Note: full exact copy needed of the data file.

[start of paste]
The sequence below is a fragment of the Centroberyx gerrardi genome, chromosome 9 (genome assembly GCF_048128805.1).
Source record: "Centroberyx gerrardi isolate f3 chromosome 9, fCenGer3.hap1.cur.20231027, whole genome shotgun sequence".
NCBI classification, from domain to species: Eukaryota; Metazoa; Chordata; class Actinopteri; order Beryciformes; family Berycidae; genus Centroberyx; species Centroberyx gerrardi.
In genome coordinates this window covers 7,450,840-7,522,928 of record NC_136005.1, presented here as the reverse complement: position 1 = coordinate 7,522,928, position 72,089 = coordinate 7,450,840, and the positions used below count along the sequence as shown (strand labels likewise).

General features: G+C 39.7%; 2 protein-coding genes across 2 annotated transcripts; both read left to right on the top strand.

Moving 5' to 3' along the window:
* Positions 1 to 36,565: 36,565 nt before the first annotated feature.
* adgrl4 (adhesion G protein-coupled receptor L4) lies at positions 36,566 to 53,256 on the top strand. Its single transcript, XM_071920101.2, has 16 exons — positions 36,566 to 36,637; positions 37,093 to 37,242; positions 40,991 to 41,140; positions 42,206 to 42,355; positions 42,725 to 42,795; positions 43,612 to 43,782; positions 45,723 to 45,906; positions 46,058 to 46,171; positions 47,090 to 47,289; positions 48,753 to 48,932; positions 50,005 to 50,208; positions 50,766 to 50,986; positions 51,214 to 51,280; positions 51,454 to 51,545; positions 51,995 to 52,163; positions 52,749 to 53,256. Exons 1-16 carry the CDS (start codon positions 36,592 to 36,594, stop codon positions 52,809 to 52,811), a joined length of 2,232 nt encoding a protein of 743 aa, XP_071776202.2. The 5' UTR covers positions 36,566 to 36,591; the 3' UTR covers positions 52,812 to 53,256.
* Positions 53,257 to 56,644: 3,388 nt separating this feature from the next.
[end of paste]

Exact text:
The sequence below is a fragment of the Centroberyx gerrardi genome, chromosome 9 (genome assembly GCF_048128805.1).
Source record: "Centroberyx gerrardi isolate f3 chromosome 9, fCenGer3.hap1.cur.20231027, whole genome shotgun sequence".
NCBI classification, from domain to species: Eukaryota; Metazoa; Chordata; class Actinopteri; order Beryciformes; family Berycidae; genus Centroberyx; species Centroberyx gerrardi.
In genome coordinates this window covers 7,450,840-7,522,928 of record NC_136005.1, presented here as the reverse complement: position 1 = coordinate 7,522,928, position 72,089 = coordinate 7,450,840, and the positions used below count along the sequence as shown (strand labels likewise).

General features: G+C 39.7%; 2 protein-coding genes across 2 annotated transcripts; both read left to right on the top strand.

Moving 5' to 3' along the window:
* Positions 1 to 36,565: 36,565 nt before the first annotated feature.
* adgrl4 (adhesion G protein-coupled receptor L4) lies at positions 36,566 to 53,256 on the top strand. Its single transcript, XM_071920101.2, has 16 exons — positions 36,566 to 36,637; positions 37,093 to 37,242; positions 40,991 to 41,140; positions 42,206 to 42,355; positions 42,725 to 42,795; positions 43,612 to 43,782; positions 45,723 to 45,906; positions 46,058 to 46,171; positions 47,090 to 47,289; positions 48,753 to 48,932; positions 50,005 to 50,208; positions 50,766 to 50,986; positions 51,214 to 51,280; positions 51,454 to 51,545; positions 51,995 to 52,163; positions 52,749 to 53,256. Exons 1-16 carry the CDS (start codon positions 36,592 to 36,594, stop codon positions 52,809 to 52,811), a joined length of 2,232 nt encoding a protein of 743 aa, XP_071776202.2. The 5' UTR covers positions 36,566 to 36,591; the 3' UTR covers positions 52,812 to 53,256.
* Positions 53,257 to 56,644: 3,388 nt separating this feature from the next.